Record or near-record-high ground water levels are occurring across many parts of Long Island, N.Y., as a result of frequent and intense precipitation during the past several months. Record-high ground water will continue for weeks to come, according to the U.S. Geological Survey (USGS).
The high water-table has caused widespread flooding of
basements in parts of southwestern Nassau
County and in central Suffolk County. Water-level records from wells
in these areas show long-term upward trends that have reached record or
near-record highs. More sporadic flooding has been reported in some locations
near-shore and near stream channels throughout Long Island.
“Since October 2005, Long Island
has had more frequent and intense precipitation events, keeping ground water
levels above normal,” says USGS hydrologist Ronald Busciolano. “The record
precipitation, along with long-term water-management practices such as the
installation of stormwater-retention basins and reductions in ground water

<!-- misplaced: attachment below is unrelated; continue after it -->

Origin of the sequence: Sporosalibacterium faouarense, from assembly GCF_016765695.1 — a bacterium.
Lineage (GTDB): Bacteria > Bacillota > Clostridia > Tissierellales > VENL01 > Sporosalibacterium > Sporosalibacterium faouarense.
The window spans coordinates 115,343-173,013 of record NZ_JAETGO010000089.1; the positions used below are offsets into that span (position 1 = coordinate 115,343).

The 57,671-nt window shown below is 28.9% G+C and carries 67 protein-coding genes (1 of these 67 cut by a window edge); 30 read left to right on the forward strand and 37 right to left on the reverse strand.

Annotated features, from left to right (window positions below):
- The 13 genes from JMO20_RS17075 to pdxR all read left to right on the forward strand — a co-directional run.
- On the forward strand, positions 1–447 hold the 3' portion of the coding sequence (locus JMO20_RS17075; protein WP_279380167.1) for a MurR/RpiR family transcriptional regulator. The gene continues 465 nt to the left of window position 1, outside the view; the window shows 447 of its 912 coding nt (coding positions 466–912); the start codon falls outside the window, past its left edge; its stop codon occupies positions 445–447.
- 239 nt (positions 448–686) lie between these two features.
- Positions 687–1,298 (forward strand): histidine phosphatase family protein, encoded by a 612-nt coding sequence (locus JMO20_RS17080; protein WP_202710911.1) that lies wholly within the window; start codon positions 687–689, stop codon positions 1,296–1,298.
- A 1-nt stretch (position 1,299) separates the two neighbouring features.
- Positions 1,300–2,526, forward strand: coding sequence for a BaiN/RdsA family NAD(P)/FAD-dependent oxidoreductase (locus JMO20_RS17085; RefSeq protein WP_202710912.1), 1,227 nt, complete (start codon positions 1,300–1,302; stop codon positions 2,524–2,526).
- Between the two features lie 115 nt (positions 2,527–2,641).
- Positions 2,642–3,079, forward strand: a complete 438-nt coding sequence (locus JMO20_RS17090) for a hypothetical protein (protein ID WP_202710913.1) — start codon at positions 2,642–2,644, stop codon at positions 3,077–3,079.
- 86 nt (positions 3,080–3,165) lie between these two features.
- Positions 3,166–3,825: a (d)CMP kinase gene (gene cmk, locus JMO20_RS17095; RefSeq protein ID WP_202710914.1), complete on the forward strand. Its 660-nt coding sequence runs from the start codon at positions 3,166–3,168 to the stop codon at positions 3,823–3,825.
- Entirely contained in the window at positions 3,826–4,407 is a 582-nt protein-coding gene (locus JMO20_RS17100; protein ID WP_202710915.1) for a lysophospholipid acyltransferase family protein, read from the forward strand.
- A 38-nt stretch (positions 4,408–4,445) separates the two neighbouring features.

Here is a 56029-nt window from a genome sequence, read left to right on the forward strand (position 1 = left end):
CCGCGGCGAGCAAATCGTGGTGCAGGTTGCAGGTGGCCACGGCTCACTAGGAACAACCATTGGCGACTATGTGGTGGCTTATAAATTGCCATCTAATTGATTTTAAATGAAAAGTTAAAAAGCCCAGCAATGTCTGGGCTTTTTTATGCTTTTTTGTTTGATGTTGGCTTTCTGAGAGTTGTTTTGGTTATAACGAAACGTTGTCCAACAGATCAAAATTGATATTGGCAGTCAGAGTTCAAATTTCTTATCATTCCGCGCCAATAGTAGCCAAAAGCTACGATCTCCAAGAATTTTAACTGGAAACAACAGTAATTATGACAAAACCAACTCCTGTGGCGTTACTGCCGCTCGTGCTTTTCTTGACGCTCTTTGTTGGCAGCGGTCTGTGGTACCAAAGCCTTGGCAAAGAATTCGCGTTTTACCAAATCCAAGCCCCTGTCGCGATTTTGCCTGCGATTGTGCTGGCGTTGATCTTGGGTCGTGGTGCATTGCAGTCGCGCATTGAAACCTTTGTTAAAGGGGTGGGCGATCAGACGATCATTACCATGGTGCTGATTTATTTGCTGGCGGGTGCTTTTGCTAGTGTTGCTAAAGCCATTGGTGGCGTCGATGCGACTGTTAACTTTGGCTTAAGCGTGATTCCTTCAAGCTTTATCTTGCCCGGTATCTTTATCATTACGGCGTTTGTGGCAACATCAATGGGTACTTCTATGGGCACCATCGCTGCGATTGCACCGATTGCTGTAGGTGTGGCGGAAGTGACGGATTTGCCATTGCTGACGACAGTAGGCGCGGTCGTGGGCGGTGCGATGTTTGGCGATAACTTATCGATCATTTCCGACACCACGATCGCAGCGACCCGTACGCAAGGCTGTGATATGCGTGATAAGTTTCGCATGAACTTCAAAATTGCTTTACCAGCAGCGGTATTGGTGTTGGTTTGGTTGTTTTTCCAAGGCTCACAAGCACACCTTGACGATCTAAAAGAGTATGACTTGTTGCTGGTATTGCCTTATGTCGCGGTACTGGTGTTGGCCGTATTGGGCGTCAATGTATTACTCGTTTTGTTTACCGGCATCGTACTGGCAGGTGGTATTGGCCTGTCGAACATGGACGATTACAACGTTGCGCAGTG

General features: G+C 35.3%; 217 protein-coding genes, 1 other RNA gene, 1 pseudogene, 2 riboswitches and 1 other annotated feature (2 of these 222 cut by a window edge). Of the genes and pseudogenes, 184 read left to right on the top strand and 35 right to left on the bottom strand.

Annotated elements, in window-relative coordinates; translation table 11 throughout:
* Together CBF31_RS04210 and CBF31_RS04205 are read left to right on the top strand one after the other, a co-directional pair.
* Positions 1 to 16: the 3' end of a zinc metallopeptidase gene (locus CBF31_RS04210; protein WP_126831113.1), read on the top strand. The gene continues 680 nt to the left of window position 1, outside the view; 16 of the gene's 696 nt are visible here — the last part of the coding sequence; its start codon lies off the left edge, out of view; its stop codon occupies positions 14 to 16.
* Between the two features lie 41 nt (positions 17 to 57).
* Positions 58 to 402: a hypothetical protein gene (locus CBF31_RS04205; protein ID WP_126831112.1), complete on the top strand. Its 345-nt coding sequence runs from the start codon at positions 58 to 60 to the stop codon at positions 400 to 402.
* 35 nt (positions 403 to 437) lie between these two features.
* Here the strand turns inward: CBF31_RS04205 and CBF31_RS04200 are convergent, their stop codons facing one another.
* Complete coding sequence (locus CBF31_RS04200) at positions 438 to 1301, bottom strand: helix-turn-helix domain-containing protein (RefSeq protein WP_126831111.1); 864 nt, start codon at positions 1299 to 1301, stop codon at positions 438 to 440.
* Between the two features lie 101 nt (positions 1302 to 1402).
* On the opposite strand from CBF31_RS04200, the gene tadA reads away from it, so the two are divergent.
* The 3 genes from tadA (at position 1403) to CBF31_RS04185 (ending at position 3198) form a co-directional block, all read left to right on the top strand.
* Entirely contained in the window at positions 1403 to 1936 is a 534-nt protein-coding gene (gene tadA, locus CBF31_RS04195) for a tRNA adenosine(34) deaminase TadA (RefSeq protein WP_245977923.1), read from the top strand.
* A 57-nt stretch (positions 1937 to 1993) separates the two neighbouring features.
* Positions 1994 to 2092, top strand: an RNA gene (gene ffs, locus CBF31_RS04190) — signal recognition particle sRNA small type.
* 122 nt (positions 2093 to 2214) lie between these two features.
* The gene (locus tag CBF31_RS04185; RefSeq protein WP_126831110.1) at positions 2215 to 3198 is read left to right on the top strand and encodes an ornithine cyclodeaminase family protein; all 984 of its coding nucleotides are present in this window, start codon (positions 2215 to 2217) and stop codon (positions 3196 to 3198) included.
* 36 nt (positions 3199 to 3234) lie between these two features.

withdrawals in western parts of the island, have amplified ground water-flooding
problems in some areas.”
In the coming weeks, the USGS will conduct an Island-wide
assessment of current ground water conditions to better quantify the high
water-table and produce an updated depth-to-water map. More than 600 wells
across Long Island will be measured. This
monitoring program is supported by funding from numerous federal, state and
local agencies, including the Nassau County Department of Public Works, New
York City Department of Environmental Protection, Suffolk County Department of
Health Services, and Suffolk County Water Authority.
Record-high Ground Water Measured on Long Island
April 5, 2010